21 April 2013

Nineveh at Riverside Studios (intense)

Firstly some thanks to the Riverside Studios for holding Sunday matinee performances. Working away for a lot of the time means that I usually go to the theatre just at the weekend and it frustrates me that there is so little on offer on Sundays.

Looking to fill a Sunday afternoon I checked the Riverside website first, the weather was not good enough to go to Kew Gardens, and Nineveh looked interesting, so I went.

The interest came from the subject matter, it was based on stories of child soldiers dragged in to brutal conflicts around the world.

The Riverside is a welcoming place, even on a relatively quiet Sunday afternoon, and I was able to recover from the ordeals of the bus journey with a nice coffee and some cake.

The Riverside also does a good job of promoting its shows and there was a display about Nineveh in the reception area.

The set for Nineveh was dark and bare; too dark for any of my pre-performance photos to show anything. There were a few piece of wood shaped a little like a boat with some vertical spars that suggested that we were below decks.

In this dark space were three ex-militia from different regions, somehow brought together.

Exactly where they were was one of the themes of the play and was never fully resolved. For most of the show they believed that they were trapped inside a whale though the ending suggested that it might have been limbo.

The relationships between the men were unfriendly though accepting that they had a shared problem. This was not unlike how prison relationships are usually portrayed, i.e. limited trust and changing allegiances.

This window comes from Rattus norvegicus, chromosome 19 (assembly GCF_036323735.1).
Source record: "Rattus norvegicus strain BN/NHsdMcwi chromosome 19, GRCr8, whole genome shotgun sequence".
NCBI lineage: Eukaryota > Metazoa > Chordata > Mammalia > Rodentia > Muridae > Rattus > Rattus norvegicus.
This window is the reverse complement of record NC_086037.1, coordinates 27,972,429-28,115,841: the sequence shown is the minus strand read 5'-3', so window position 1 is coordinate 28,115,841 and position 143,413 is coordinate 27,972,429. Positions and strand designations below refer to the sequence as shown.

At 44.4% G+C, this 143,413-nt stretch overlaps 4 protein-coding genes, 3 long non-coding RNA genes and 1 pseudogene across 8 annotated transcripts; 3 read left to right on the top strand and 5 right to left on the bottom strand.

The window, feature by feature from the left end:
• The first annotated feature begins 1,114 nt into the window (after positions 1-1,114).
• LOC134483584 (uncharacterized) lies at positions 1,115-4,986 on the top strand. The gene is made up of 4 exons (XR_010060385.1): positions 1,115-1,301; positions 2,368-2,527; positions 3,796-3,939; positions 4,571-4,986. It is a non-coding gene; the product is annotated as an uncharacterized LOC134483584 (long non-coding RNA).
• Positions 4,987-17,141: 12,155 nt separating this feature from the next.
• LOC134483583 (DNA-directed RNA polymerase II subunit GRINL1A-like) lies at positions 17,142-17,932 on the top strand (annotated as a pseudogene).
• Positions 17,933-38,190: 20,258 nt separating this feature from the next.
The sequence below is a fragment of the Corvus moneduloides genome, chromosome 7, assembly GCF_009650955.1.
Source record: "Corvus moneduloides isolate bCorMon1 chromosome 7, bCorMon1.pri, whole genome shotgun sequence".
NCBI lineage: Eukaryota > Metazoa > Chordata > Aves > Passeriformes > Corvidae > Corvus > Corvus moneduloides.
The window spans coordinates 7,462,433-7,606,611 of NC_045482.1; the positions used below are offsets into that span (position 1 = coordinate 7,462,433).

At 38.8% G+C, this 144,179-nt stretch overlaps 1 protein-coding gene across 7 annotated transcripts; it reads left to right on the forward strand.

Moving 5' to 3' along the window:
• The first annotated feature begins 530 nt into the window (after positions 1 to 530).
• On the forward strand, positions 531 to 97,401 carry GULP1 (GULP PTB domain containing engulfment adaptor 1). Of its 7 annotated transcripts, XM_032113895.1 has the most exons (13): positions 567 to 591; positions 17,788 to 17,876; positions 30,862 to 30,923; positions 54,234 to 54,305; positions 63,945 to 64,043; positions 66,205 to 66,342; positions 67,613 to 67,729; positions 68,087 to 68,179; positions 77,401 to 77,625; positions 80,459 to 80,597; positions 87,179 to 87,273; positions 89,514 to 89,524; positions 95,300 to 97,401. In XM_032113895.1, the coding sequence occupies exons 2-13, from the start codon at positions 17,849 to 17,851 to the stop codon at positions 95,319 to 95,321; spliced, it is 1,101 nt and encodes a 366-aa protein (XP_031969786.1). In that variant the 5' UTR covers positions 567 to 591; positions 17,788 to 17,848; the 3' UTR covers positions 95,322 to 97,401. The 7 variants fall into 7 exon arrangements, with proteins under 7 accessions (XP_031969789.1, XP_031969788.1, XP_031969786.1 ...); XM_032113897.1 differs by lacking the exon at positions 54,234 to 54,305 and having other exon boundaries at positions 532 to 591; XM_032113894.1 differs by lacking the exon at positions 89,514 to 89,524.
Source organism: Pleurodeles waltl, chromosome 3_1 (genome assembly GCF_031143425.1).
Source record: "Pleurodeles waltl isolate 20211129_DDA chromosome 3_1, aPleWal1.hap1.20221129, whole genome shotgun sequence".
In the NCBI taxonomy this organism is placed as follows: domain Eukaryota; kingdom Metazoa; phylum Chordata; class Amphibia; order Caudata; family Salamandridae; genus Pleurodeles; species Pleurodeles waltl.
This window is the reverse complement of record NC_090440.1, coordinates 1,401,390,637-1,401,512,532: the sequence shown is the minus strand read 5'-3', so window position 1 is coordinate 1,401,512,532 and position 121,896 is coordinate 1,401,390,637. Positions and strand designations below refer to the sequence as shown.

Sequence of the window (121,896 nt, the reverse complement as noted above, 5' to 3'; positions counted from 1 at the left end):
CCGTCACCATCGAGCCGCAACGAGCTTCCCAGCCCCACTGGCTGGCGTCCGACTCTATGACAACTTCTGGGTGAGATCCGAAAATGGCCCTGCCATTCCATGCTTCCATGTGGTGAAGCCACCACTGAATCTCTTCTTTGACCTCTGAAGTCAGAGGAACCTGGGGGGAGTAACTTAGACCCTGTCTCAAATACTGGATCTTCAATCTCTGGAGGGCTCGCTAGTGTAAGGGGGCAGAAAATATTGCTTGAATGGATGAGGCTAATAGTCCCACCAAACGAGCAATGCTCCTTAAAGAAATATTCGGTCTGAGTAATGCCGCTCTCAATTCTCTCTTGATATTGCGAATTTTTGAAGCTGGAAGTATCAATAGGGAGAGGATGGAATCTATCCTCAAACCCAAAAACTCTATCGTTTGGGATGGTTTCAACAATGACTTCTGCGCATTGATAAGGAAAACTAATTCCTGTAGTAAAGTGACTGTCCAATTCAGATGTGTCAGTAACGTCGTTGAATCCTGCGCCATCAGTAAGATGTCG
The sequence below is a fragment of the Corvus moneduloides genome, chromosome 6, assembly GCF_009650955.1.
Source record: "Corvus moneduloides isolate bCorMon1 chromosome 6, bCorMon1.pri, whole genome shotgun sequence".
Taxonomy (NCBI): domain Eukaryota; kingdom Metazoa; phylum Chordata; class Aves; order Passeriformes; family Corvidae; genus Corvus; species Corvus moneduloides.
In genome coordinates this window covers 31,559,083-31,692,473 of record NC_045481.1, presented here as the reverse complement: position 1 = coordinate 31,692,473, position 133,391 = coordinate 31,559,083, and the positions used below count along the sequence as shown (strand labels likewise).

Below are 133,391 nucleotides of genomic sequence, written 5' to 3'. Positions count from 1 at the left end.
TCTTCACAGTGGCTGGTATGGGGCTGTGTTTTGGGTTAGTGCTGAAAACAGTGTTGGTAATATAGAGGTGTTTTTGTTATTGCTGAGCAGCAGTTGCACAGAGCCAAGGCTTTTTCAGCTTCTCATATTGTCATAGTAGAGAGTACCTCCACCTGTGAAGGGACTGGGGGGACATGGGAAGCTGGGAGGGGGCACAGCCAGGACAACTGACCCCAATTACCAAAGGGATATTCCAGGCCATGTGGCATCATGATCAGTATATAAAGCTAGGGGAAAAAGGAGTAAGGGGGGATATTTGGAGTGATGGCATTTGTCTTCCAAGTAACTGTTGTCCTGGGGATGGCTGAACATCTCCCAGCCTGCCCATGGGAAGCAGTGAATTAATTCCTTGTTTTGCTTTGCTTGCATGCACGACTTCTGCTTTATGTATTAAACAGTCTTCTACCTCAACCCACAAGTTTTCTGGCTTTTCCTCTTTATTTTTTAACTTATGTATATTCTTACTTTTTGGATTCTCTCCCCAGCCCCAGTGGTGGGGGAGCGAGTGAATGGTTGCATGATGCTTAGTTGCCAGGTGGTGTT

They talk about their situation and their pasts, neither of which were pleasant or had much hope. It was grim but there was some warmth in their banter too even though it was often spiked with insults. The uncertain relationships between the three men was another of the play's themes and it was the background against which the stories were told.

At one point the three men discover a boy and his story and perspectives started to change the drama's direction. Previously the men had no direction, or any idea where they were, and the boy's ideas gave them something to hang on to and he led them to the story's end.

His tale was also the most harrowing. He had been captured by an African warlord and had been ordered to kill his own parents. His mother pleaded with him to do as he was ordered in order to protect his life at the expense of hers. The stories in Nineveh were based on true stories and this made it even harder to listen to.

Even with the benefit of a week to let the experience of Nineveh sink in I am finding it hard to understand exactly what it was. There were strong elements of religion, comradeship, literacy and violence, all mixed and none dominant. I would not claim that it was as good as Waiting for Godot but it shared the description of nothing happens in an absorbing way.

Whatever it was, or was meant to be, I thoroughly enjoyed it, though "enjoyed" always seems the wrong word for a play about such a bleak subject. It was an intense drama well acted and simply presented. I would see it again and I would recommend others to see it too.

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